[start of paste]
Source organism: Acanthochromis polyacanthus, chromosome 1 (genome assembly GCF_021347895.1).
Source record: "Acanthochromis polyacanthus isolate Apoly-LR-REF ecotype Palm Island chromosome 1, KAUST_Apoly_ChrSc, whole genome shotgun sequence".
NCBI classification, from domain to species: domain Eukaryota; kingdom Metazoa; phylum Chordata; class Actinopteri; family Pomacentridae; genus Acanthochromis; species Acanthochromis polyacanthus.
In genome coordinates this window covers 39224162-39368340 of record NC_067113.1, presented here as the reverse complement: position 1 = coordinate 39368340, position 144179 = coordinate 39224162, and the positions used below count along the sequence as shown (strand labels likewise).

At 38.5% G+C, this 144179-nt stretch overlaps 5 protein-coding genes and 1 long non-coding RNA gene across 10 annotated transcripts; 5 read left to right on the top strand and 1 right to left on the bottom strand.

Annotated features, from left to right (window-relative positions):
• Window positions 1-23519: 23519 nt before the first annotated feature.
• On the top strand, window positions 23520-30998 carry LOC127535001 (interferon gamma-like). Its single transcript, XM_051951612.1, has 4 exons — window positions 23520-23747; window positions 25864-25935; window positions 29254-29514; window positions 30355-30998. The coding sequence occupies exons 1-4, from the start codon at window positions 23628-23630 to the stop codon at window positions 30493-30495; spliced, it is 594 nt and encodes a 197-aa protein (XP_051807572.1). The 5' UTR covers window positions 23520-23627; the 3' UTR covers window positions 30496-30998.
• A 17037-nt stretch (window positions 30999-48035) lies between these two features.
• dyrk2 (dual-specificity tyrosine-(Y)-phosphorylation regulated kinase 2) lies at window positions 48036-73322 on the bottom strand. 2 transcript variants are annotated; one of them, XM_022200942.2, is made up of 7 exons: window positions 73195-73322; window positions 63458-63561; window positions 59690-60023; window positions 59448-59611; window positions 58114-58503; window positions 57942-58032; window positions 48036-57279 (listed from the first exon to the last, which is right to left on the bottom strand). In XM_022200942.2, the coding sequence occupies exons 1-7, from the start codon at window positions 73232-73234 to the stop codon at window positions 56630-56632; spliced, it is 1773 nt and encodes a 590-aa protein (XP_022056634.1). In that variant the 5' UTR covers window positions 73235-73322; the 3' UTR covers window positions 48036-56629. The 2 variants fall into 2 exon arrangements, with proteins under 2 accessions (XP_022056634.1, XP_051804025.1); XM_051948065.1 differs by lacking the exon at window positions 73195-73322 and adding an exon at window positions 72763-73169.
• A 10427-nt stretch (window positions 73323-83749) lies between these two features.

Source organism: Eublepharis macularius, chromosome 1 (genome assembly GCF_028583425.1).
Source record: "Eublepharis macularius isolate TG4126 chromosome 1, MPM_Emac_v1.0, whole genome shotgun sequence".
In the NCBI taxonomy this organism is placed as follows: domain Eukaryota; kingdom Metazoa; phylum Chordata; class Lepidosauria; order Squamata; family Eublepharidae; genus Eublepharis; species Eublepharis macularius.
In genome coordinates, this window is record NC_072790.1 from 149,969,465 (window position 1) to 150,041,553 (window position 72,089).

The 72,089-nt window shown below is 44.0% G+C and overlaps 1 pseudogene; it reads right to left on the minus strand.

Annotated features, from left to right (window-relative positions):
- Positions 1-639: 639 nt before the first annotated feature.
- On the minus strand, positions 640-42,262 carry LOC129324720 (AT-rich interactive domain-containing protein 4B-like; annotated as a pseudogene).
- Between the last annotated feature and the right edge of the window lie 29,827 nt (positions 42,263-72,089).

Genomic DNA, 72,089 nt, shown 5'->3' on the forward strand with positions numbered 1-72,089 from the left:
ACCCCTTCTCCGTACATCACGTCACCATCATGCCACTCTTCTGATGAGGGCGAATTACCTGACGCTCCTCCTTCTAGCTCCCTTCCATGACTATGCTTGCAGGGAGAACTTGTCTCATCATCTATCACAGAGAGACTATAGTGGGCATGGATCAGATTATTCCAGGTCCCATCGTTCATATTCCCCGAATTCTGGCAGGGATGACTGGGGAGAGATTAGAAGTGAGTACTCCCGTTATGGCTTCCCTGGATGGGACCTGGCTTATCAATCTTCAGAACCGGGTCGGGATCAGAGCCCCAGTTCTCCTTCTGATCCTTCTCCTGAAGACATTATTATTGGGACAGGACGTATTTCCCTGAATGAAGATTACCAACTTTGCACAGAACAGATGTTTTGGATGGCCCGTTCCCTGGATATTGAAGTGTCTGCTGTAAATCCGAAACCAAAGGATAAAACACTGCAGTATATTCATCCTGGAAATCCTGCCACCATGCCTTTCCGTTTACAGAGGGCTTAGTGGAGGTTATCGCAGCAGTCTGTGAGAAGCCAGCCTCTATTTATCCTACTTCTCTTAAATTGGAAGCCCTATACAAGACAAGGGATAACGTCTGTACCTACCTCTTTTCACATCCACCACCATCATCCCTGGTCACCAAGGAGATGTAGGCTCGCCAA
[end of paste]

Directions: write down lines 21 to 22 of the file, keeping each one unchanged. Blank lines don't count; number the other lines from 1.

Genomic DNA, 72,089 nt, shown 5'->3' on the forward strand with positions numbered 1-72,089 from the left:
ACCCCTTCTCCGTACATCACGTCACCATCATGCCACTCTTCTGATGAGGGCGAATTACCTGACGCTCCTCCTTCTAGCTCCCTTCCATGACTATGCTTGCAGGGAGAACTTGTCTCATCATCTATCACAGAGAGACTATAGTGGGCATGGATCAGATTATTCCAGGTCCCATCGTTCATATTCCCCGAATTCTGGCAGGGATGACTGGGGAGAGATTAGAAGTGAGTACTCCCGTTATGGCTTCCCTGGATGGGACCTGGCTTATCAATCTTCAGAACCGGGTCGGGATCAGAGCCCCAGTTCTCCTTCTGATCCTTCTCCTGAAGACATTATTATTGGGACAGGACGTATTTCCCTGAATGAAGATTACCAACTTTGCACAGAACAGATGTTTTGGATGGCCCGTTCCCTGGATATTGAAGTGTCTGCTGTAAATCCGAAACCAAAGGATAAAACACTGCAGTATATTCATCCTGGAAATCCTGCCACCATGCCTTTCCGTTTACAGAGGGCTTAGTGGAGGTTATCGCAGCAGTCTGTGAGAAGCCAGCCTCTATTTATCCTACTTCTCTTAAATTGGAAGCCCTATACAAGACAAGGGATAACGTCTGTACCTACCTCTTTTCACATCCACCACCATCATCCCTGGTCACCAAGGAGATGTAGGCTCGCCAA